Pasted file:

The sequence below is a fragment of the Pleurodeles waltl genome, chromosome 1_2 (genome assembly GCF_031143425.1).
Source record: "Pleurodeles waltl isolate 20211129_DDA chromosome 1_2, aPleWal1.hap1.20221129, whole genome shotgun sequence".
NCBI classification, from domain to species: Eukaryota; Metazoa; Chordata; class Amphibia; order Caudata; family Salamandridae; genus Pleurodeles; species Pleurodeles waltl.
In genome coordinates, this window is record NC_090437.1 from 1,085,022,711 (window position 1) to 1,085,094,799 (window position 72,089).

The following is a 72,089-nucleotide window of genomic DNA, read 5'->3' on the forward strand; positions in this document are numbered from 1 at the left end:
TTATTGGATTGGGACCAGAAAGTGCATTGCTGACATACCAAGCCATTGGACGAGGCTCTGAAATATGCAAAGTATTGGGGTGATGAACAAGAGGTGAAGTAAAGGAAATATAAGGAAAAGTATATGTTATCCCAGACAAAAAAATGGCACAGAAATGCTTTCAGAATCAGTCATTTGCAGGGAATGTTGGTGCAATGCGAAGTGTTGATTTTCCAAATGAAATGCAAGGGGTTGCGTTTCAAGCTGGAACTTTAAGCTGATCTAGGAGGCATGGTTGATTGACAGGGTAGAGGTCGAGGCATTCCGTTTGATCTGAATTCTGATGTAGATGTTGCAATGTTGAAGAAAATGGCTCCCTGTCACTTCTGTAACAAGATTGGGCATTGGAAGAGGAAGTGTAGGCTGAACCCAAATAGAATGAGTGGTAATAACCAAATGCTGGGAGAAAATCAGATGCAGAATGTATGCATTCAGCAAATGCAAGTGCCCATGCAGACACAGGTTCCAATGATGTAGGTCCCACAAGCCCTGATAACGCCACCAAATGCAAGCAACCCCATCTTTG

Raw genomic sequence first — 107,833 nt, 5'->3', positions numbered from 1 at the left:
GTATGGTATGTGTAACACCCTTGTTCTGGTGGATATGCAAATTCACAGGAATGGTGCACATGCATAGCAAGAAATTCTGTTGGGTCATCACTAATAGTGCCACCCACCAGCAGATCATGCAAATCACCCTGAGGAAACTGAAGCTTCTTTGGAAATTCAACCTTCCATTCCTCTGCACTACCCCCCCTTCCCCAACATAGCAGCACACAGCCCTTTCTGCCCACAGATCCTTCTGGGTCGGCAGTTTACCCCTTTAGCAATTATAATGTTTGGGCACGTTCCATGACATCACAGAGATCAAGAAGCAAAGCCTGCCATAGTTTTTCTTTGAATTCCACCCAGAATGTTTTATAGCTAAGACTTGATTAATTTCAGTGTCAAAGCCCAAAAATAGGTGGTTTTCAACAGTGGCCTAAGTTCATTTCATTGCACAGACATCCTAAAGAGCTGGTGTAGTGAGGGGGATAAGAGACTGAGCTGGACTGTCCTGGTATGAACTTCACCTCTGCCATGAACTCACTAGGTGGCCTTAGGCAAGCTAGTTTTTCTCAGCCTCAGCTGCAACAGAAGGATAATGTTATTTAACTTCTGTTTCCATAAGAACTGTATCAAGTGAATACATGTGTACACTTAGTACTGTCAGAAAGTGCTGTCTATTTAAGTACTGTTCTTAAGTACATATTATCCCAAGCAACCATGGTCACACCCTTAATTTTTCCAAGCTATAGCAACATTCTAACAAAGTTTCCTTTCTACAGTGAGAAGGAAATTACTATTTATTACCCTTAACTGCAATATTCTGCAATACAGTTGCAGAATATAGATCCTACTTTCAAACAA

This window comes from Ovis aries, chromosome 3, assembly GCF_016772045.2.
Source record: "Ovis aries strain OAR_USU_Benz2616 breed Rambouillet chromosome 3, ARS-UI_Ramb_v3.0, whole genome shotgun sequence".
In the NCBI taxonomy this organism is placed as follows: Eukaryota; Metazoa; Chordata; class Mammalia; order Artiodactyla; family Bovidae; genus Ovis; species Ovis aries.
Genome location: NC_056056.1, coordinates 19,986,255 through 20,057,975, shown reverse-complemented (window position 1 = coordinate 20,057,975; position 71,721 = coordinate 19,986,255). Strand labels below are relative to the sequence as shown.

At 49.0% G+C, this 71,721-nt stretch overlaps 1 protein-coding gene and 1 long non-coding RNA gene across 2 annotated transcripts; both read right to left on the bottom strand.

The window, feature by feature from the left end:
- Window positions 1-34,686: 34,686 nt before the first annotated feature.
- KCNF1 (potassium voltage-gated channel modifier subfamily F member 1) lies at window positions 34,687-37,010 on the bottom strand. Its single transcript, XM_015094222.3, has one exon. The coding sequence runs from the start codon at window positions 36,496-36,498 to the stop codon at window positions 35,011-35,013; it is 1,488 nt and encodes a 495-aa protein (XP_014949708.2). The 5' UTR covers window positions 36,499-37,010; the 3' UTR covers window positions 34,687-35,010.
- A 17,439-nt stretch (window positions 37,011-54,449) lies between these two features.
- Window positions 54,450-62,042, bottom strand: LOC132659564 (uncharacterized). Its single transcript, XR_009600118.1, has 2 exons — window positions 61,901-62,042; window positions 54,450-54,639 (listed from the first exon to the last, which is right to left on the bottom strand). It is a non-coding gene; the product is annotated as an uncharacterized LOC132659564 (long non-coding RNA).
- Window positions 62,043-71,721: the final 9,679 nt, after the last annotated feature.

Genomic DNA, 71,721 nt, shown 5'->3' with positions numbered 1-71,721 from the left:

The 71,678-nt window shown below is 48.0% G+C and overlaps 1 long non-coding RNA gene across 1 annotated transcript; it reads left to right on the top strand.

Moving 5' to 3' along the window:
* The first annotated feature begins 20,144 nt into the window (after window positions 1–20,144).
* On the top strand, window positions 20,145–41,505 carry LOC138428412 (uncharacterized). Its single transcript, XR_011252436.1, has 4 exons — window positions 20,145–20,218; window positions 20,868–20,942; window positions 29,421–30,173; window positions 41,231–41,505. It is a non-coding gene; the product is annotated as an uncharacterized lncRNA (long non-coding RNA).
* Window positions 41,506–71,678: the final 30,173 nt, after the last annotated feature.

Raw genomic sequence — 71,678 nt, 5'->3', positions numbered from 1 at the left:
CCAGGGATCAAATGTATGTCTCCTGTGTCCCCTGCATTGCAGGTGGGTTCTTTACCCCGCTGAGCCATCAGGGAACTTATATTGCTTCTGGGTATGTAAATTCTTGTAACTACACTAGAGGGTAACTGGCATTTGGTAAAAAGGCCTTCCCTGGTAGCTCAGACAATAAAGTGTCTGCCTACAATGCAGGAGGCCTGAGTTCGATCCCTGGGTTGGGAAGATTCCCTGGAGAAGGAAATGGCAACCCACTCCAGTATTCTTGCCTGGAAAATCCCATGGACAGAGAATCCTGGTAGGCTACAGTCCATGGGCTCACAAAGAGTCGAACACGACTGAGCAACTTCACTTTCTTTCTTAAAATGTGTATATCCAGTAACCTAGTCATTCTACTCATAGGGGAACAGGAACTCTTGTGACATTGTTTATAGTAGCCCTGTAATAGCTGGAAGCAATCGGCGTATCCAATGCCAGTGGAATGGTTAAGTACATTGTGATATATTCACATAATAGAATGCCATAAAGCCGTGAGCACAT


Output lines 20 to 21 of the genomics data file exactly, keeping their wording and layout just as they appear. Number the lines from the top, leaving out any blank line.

Genomic DNA, 71,721 nt, shown 5'->3' with positions numbered 1-71,721 from the left:

The 71,678-nt window shown below is 48.0% G+C and overlaps 1 long non-coding RNA gene across 1 annotated transcript; it reads left to right on the top strand.